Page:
Celebrating 20 Years of the Bermuda Triple Crown

The tournament series continues to be one of the most popular of its kind found anywhere in the world
Aerial view of sport-fishing boats cruising out for a day of fishing.
Boats line up to depart for the fishing grounds during the start of the 2023 Bermuda Triple Crown. Courtesy Out Your Front Door / Bermuda Triple Crown

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This year, the Bermuda Triple Crown will celebrate 20 years of tournament fishing, along with every bit of the pulse-pounding adrenaline, passion, camaraderie and sheer enjoyment that comes with such a milestone. Along the way, there have been 1,000-plus-pound blue marlin weighed and lost, and millions of dollars in prize money awarded to the participants. The Triple Crown attracts the undisputed top names in the sport every year, the vast majority of whom spend the month of July chasing giant blues in the depths of these cerulean blue waters.

The grand dame of the three-tournament series—the Sea Horse Anglers Club Billfish Tournament—was founded in 1973. Once a small gathering for passionate Bermudian blue marlin fishermen, it became the cornerstone of the Triple Crown after the introduction of the Bermuda Big Game Classic in 2001, and finally the Bermuda Billfish Blast in 2005, the annual Fourth of July event that rounded out the Triple Crown lineup. It was that same year when a fire at the local power plant turned out the lights—along with everything else—across the island for the first day of the Bermuda Big Game Classic. It didn’t matter for Bob Gollahon and his Southern Exposure team, though, as they landed the first and only grander blue marlin of the series at 1,023 pounds to win not only the Classic but the inaugural Bermuda Triple Crown. What a way to start.

A group of anglers standing in the cockpits of a sport-fishing boat at the Bermuda Triple Crown.
In 2016, junior angler Jacob Estis landed the largest blue marlin of the Bermuda Big Game Classic, a fish which weighed 934 pounds. Courtesy Out Your Front Door / Bermuda Triple Crown

The Early Years

The Bermuda series has attracted the top names in the sport since its inception. Case in point: the 2002 Bermuda Big Game Classic. The 64-foot Jim Smith known as Se7en with Capt. Billy Borer at the helm boated one blue and released two more during the tournament—John Vance from Jim Smith and Jim Lambert of Reel Tight fame both released one, and Se7en owner and angler Stan Walker landed the largest fish of the tournament at 621 pounds. Lambert returned a few seasons later and won the Classic on Reel Tight with Capt. Eddie Hebert and mates Eric Leech, Joe Feigel and Fly Navarro, releasing four blues.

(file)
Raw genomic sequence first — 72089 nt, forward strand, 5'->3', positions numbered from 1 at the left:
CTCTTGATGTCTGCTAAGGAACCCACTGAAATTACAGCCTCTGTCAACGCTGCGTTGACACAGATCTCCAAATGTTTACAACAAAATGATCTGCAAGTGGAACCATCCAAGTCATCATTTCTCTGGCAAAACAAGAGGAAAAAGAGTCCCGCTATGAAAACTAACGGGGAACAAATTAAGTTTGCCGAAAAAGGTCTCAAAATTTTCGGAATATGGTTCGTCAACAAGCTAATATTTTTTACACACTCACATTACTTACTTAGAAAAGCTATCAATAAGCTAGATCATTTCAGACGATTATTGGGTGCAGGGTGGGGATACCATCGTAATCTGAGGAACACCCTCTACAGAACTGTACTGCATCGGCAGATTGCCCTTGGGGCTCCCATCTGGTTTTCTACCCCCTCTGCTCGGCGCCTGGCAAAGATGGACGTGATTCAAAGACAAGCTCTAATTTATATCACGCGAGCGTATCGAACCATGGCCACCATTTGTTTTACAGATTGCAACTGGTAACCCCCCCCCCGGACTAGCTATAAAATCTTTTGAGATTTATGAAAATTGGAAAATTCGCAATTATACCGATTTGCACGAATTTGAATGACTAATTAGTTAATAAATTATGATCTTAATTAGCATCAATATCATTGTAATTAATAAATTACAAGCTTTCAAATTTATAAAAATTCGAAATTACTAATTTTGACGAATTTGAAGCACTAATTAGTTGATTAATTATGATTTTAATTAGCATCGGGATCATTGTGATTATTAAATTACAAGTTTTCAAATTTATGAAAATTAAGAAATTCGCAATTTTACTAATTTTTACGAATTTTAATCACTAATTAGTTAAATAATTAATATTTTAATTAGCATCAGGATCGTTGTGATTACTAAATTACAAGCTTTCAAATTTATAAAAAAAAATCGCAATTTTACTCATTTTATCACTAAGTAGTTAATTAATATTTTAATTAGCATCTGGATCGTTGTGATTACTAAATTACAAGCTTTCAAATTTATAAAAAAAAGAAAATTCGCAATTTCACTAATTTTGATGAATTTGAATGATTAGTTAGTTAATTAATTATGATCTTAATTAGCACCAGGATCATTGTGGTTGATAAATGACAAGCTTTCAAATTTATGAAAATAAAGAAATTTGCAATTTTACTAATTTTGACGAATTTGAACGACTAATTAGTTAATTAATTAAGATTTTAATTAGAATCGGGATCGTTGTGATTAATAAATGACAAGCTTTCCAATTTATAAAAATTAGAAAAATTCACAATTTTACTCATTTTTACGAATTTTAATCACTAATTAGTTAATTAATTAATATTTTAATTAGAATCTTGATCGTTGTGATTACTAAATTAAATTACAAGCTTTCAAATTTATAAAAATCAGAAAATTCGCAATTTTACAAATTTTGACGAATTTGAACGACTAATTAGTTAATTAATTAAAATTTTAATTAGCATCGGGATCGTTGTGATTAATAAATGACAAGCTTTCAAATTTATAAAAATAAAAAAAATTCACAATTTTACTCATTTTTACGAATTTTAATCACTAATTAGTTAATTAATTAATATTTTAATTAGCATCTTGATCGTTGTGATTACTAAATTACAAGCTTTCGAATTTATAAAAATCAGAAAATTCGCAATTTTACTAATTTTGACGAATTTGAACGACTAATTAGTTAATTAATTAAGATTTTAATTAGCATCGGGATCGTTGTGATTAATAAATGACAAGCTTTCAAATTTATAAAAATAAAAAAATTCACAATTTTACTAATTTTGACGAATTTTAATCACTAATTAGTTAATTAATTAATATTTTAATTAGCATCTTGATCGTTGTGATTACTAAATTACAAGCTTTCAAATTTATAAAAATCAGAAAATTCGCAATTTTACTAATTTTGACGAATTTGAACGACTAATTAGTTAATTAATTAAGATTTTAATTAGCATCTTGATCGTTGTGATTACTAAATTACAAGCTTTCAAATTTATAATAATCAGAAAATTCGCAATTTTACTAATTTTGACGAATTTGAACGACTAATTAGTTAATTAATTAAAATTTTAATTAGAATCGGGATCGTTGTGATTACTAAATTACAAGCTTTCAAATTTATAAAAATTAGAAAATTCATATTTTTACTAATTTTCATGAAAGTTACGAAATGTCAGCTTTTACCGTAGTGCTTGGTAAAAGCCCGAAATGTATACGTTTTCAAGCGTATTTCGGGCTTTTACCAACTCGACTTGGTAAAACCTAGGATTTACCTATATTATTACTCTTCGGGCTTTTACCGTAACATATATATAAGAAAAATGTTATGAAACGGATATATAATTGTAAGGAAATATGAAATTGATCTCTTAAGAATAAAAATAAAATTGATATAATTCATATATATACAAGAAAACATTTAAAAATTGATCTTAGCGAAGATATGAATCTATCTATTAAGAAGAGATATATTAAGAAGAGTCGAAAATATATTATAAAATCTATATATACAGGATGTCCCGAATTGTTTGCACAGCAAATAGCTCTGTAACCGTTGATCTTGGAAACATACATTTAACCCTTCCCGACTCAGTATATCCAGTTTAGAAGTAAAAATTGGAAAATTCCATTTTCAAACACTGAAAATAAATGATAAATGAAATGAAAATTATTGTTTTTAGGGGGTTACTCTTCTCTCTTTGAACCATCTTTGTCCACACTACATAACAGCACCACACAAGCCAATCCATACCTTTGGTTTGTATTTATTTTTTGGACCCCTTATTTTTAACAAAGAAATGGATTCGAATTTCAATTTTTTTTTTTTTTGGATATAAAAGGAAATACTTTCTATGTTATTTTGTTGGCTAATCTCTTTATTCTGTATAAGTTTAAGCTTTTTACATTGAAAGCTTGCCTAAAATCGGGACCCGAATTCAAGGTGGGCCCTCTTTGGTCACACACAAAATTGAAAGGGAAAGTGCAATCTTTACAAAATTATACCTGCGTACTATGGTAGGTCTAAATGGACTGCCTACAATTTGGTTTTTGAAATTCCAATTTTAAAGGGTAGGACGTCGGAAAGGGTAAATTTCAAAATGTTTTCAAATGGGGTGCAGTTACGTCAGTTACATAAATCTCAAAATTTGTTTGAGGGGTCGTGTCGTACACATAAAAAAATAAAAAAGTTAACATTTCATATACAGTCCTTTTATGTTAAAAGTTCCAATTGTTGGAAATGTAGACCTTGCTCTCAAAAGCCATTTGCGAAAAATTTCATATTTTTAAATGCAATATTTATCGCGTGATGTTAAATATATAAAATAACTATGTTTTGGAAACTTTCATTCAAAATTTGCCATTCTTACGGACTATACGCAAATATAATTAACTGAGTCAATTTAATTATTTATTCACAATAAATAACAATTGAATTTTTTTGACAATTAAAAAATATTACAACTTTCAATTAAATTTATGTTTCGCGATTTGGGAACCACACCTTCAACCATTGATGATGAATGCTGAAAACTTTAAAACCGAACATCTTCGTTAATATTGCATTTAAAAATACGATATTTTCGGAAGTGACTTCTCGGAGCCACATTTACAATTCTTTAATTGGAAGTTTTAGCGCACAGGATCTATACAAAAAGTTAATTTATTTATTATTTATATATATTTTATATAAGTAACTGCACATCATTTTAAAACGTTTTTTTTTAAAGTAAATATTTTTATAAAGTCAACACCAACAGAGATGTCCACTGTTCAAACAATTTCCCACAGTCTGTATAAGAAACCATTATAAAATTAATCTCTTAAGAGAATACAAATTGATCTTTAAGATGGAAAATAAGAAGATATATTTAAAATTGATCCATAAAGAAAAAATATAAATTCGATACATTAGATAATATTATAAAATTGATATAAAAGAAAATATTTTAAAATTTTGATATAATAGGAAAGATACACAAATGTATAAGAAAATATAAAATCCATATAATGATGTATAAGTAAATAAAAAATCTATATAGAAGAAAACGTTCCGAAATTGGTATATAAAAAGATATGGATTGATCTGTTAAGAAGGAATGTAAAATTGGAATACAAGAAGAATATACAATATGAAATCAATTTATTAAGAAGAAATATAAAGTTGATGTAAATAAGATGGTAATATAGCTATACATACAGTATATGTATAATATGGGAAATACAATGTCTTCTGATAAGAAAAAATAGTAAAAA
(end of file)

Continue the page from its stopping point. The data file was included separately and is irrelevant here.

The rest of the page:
Bermuda-based Capt. Allan DeSilva on DeMako has plenty of great memories about the Bermuda Triple Crown, but what still amazes him, he says, is the number of American sport-fishing boats that make the run to Bermuda every year to fish it. “I made my first crossing as a boy of 15 with my father, Henry. Going over from Bermuda to the States wasn’t so bad because we had a big target to hit. Coming back in a small boat with only a compass, a radio-direction finder and dead reckoning to help us find a small island in the middle of the open ocean was more challenging. I about wore the RDF antenna out the third day as I was trying to tune the radio to ZBM-AM to find our way home.” This was obviously well before the days of GPS and even predating loran-C navigation. How things have changed over the years.

Two women standing on the docks of Bermuda.
The dockside camaraderie among the participants is second to none in Bermuda. Courtesy Out Your Front Door / Bermuda Triple Crown

As the boats became larger, the Triple Crown fleet shifted toward those more capable of easily making the 600-or-so-nautical-mile crossing to Bermuda from North Carolina, while others would venture north from the islands of the Bahamas, some departing at the conclusion of the now-defunct Bahamas Billfish Championship. In 2012, Frank Rodriguez and the Fa-La-Me team, then fishing from a 92-foot Viking, headed to Bermuda with a BBC series victory already in hand. They won again in the Triple Crown, eventually being named the top team of the series an unprecedented three times.